Tonight the City of Moreland has become the first council in Victoria to rule out direct investments in fossil fuels and the first council in Australia to start developing a strategy to move investments away from financial institutions that fund fossil fuel developments.
It follows recent announcements from Industry superannuation funds HESTA and Local Government Super, statements from ANU and Sydney universities restricting coal investments, and decision by the Uniting Church in Australia and the Perth Anglican diocese to divest from high carbon fossil fuel and mining investments.
Local residents from Climate Action Moreland and 350.org were thrilled with the result at the council meeting, that Moreland Council is an Australian leader in climate action. This follows the launch of Moreland’s Zero Carbon Evolution program last Saturday to reduce community emissions by 22 per cent by 2020.
Over 1000 residents had signed a petition for the City of Moreland to make this decision to divest. The campaign also entailed a public meeting that attracted over 100 people on a cold and wet winter night, and outreach to residents and all councillors for this result to occurr.
Council motion on Fossil Fuel Divestment
Councillor Item – Proposed by Crs Samantha Ratnam, Lenka Thompson and Sue Bolton
In moving the motion Cr Thompson outlined the following, according to the minutes of the meeting:
Cr L Thompson advised Council that as part of its work to reduce greenhouse gas emissions and reflect its values in all areas it works in, the City of Moreland will seek to ensure that it is not investing money in ways that may directly or indirectly contribute to climate change. The City of Moreland commits to divest itself from the Fossil Fuel industry.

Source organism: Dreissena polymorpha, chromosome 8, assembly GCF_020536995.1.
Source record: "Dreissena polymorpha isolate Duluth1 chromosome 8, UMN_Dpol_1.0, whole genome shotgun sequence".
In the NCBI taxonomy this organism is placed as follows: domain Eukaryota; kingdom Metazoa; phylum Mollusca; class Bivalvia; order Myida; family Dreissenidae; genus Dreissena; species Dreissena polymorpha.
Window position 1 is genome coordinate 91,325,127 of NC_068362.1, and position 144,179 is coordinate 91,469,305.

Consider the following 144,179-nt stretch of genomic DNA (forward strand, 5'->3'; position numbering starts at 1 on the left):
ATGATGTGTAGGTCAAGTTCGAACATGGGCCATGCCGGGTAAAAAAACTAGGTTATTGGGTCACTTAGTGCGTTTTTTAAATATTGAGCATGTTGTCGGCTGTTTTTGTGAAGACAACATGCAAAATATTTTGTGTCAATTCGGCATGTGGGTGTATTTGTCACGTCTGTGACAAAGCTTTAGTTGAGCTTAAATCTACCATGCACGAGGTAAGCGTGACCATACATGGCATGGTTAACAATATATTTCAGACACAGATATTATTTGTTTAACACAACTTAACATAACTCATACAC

As well as avoiding direct investment in the fossil fuel industry, Moreland also recognises the role of many banks in financing new Fossil-fuel projects in Australia. For this reason the City of Moreland will work to change its banking practices to both minimise indirect investment in fossil fuels, and (where consistent with prudent financial management), direct other banking activities to institutions that do not fund fossil fuel investments.
Background: As part of its work to reduce Greenhouse gas emissions and reflect its values in all areas it works in, the City of Moreland will seek to ensure that it is not investing money in ways that may directly or indirectly contribute to Climate change. The City of Moreland commits to divest itself from the Fossil Fuel industry. As well as avoiding direct investment in the fossil fuel industry, Moreland also recognises the role of many banks in financing new Fossil-fuel projects in Australia. For this reason the City of Moreland will work to change its banking practices to both minimise indirect investment in fossil fuels, and (where consistent with prudent financial management) direct other banking activities to institutions that do not fund fossil fuel investments.